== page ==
Impact of Doppler Ultrasound on Diagnosis and Therapy Control of Lienalis Steal Syndrome After Liver Transplantation
Eva M. Teegen, Timm Denecke, Rosa B. Schmuck, Robert Öllinger, Dominik Geisel, Johann Pratschke, Sascha S. Chopra
Department of Surgery, Charité – Universitätsmedizin Berlin, Berlin, Germany
Ann Transplant 2017; 22:440-445
Lienalis steal syndrome is a rare complication after orthotopic liver transplantation leading to severe complications. Routine duplex sonography allows early and safe detection of lienalis steal syndrome and secondarily helps to monitor the outcome by evaluating the hemodynamics.
MATERIAL AND METHODS: This analysis included eight patients who after orthotopic liver transplantation needed splenic artery embolization due to lienalis steal syndrome. Lienalis steal syndrome was assumed in case of elevated transaminases, bilirubinemia or persistent ascites, and the absence of further pathologies. Diagnosis was supported by ultrasound, confirmed by digital subtraction angiography, and followed by splenic artery embolization for treatment. We analyzed blood levels and ultrasound findings before and after splenic artery embolization as well as during follow-up and evaluated for incidence of severe biliary complications and survival.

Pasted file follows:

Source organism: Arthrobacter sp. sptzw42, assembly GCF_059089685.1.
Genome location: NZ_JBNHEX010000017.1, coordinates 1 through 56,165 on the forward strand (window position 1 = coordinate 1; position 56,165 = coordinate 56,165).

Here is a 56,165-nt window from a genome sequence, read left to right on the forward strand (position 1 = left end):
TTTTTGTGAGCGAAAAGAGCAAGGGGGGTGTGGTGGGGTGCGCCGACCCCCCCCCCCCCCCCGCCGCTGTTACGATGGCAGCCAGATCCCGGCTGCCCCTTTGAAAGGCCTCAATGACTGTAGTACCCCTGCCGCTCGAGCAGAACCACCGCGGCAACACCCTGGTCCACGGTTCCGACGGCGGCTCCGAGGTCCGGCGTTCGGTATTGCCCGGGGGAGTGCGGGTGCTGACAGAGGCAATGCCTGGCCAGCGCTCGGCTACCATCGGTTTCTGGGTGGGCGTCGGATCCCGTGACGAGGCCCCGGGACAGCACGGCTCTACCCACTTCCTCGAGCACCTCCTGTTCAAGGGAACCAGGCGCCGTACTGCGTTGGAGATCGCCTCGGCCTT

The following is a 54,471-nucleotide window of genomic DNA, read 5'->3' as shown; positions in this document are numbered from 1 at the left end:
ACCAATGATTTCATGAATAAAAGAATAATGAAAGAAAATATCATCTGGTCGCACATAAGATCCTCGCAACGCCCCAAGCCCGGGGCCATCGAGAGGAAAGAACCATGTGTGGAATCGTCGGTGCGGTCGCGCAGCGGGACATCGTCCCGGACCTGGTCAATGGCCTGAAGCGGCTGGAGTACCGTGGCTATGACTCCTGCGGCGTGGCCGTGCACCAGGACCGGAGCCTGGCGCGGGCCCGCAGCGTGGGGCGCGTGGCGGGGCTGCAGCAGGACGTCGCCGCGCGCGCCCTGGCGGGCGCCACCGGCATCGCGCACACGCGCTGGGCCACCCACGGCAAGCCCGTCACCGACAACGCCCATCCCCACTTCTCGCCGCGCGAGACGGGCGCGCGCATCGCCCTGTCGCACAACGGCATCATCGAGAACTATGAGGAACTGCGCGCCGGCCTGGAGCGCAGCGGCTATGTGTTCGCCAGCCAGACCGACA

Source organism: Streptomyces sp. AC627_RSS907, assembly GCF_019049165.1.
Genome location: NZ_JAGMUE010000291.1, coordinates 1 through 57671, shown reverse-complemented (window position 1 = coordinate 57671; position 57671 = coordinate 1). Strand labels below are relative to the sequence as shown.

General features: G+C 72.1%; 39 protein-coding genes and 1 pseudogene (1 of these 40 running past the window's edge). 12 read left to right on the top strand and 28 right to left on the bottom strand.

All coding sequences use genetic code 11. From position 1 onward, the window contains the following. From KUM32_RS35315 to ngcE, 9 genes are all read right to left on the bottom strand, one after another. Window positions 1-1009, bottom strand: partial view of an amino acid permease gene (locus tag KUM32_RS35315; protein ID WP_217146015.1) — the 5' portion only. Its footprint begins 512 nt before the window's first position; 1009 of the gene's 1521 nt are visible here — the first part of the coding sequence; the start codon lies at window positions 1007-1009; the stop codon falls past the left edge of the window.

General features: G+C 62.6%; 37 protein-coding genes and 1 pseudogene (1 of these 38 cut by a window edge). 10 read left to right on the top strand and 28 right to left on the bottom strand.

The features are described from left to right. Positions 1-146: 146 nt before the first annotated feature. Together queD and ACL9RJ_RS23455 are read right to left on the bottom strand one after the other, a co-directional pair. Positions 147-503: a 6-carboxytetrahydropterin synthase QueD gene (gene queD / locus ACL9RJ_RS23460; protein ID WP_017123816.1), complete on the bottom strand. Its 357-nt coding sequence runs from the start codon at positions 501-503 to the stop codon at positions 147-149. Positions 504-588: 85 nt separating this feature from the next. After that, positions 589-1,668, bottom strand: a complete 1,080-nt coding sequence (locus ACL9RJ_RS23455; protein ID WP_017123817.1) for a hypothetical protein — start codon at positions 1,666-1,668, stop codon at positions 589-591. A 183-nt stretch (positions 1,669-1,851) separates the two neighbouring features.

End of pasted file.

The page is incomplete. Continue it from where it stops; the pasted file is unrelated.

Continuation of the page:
RESULTS: Arterial resistive index (RI) significantly regularized after splenic artery embolization while the maximum arterial velocity increased. The portal venous flow volume and maximum velocity decrease. Laboratory parameters normalized. Two of eight patients developed ischemic-type biliary disease. Survival rate was 88% over a median follow-up of 33 months.
CONCLUSIONS: Beside unspecific clinical findings, bedside ultrasound examination enabled a quick verification of the diagnosis and allowed direct treatment to minimize further complications. Furthermore, ultrasound can immediately monitor the therapeutic effect of splenic artery embolization.
Keywords: Hypertension, Portal, Liver Transplantation, Splenic Artery, Ultrasonography, Doppler